Many computer conversion programs have been written giving conversion factors from one set or system of unitfactors to another, offering said user convenient conversions of his data, although time and errors persist, with the formulae formats.

Referenced patent by Spitzner, details a hand calculator combined with an elaborate conversion factor table, such that the user can call for conversion to specify unitfactors as his formulae are entered and data read out. However, the user must still be cognizant to assure all units entered are compatible with the equations he writes, and further that and values for "universal" constants or multipliers match, not always an easy task, especially for complex analyses.


To circumvent the problems associated with analytical formulae input/output unitfactors, values for "universal" constants, and multipliers; software programs using the process of the instant invention would be developed with the unitfactors, "universal" constants, and multipliers integrated to each of the program parameters. Subsequently, enabling the user to enter each of his data in alpha/numeric presentation of his choosing, using the said computer keyboard. Sixty miles per hour can be entered as 60,MI/HR, 88,FT/SEC, a metric equivalency or other equivalent designnation opted by the user. As each alpha/numeric data are entered, internal "IF-THEN" program techniques convert the numerical values to said program compatibility. Input entries continue until those, called for by the program, via said computer video or digital presentations, are completed. Before the answer or answers are presented to the user, he is interrogated again by said computer video or digital presentation for the unitfactors or parameters desired. The user's unitfactor responses are entered via said computer keyboard. The output data are then presented as requested, via said computer video, digital, or printer outputs.

The user now has the results of his analytical analysis in the format suited to further persue his field of quest, in less time, and with solutions of greater accuracy.

It is now evident, the user of analytical programs of this invention, need have no knowledge of the unitfactors utilized by the internal program, or of values of any of the "universal" constants or multipliers required. The analytical data injected and the output answers received are of his own choosing. All wasted time and errors associated with such usage are henceforth eliminated.


FIG. 1 is a block diagram of the process of this application software used with standard computer components.

FIG. 2 block diagram of data flow in a program using the process of this application.


As stated, the process of this patent application permits the generation of unique and valuable analytical software programs for use with sundry personal, business, educational, or special computers.

Analytical programs of the instant invention would be generated by the following, but not limiting, explanatory steps, by analysts skilled in the diciplines.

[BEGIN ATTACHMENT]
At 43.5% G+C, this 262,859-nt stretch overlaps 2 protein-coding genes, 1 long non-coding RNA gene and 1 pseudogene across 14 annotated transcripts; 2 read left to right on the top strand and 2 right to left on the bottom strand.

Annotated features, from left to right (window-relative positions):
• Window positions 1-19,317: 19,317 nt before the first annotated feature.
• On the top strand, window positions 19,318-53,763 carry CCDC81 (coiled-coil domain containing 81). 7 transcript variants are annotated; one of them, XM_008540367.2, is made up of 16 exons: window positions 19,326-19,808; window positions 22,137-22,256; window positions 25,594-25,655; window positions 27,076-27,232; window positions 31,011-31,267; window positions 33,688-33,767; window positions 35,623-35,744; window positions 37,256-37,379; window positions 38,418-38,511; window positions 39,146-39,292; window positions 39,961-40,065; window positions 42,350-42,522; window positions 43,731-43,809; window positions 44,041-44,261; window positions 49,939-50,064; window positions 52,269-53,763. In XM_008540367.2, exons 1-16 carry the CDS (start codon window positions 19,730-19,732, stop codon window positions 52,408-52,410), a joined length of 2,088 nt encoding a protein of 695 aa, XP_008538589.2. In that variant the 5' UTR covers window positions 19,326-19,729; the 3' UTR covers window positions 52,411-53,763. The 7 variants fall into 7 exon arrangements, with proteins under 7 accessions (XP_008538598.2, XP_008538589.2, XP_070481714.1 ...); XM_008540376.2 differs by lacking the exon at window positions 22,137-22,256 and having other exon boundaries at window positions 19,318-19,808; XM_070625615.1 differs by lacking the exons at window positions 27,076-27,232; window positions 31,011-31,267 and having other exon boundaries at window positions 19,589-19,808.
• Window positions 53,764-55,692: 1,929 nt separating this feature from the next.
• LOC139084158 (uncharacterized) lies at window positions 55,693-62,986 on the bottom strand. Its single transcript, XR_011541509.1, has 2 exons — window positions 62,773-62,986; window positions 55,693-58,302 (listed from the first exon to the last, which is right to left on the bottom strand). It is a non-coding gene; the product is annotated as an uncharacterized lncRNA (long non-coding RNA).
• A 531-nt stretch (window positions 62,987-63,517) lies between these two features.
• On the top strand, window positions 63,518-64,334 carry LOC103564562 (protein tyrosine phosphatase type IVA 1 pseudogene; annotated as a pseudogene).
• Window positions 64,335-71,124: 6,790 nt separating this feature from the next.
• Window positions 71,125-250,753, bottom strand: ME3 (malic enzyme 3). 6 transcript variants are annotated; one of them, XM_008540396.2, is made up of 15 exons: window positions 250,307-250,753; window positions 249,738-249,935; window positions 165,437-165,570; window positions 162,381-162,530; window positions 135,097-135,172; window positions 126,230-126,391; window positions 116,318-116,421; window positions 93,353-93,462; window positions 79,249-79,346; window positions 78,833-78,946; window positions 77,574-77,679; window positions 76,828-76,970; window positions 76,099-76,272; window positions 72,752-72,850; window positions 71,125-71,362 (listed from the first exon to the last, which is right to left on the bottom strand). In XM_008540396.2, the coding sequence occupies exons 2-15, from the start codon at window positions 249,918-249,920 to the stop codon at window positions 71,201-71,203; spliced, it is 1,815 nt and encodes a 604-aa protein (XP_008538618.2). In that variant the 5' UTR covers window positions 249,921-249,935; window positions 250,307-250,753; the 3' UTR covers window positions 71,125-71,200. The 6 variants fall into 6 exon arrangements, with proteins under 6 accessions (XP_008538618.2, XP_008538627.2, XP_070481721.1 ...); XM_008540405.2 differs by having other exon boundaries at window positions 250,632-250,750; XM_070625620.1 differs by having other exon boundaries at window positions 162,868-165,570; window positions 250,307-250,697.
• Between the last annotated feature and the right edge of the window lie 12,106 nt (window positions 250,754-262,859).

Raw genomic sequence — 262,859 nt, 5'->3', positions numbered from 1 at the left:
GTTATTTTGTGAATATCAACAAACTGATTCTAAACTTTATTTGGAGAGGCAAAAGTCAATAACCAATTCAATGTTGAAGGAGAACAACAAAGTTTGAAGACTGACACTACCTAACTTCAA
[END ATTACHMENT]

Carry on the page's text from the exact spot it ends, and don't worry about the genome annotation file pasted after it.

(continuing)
1. The unitfactors best suited to each dicipline would be selected. In the U.S., certain mechanical engineering dicipline would find inches of length, stress in pounds per square inch, weights in pounds, speed in miles per hour, and densities in cubic feet.

2. Program analytical formulae would be equated to the selected unitfactors as unity values, accepting inches, psi, pounds, mph, and cubic feet.

3. The said program:, "IF-THEN" search technique, would be developed to convert all data inputs to equivalency. Should the user input 3,FT the program formulae would receive 36, as the input value. If 25.4, mm, the numerical value 1 would be returned to the program.

4. Programming for output unitfactors selected by the user, would cause the presented output numerical data to be "IF-THEN", converted from the formulae output unitfactors to those requested. Should the formulae output linear value be one foot, the response to user request of inches would be 12,in.

5. Programming would further necessitate formulating all "universal" constants and multipliers to the selected unitfactors.

6. Each analytical program developed would be placed on software suited to user computer compatability, disks, cartridges or tapes, or internal to a special computer.

An analytical software program using the process of this invention will be described.

The user "LOADS" his selected analysis program of the process of this invention into said computer using disk, cartridge, or tape versions. Once his selected program has been loaded and directed to "RUN", operation is described.

As the computer software program runs, the user will be interrogated on said computer video screen or digital display for each input parameter required by the selected analysis. In response to each parameter request, the numerical value and unitfactor is entered using said computer's alpha/numeric keyboard. After each data input, the software program sends the unitfactor nomenclature to an "IF-THEN" bank which returns the necessary function forcing the numerical input to compatibility with the internal software program and the "universal" constants or multipliers utilized.

When said computer program of this invention is completed the user is interrogated for the unitfactors or the output data, via said computer video or digital displays.

The user selected unitfactor responses are entered by said computer keyboard, and the analysis outputs are presented to the user, via said computer video, digital or printer.

A computer operation is described as it would function with an analytical program developed with the process of this invention. The analysis selected is in the decipline of centrifugal and centripetal force relationships.

Reference, FIG. 2, the first input data request, 2, could be the radius of gyration, and the operator could respond with 546, cm. One program technique detail could be the numeric value "546" entered as a fixed varible such as "L" and the unitfactor "CM" as a string varible, "U$".

The program sub-routine feeds the values for L and U$ to the conversion process section 12, wherein "546" is converted by an "IF-THEN" program technique to the correct unitfactor numeric value required of the specific program involved. If the required unitfactor is feet, L is converted from the numeric value of "546" to "12.913" for feet equivalence. The computer program then assimilates the new value for "L" as feet.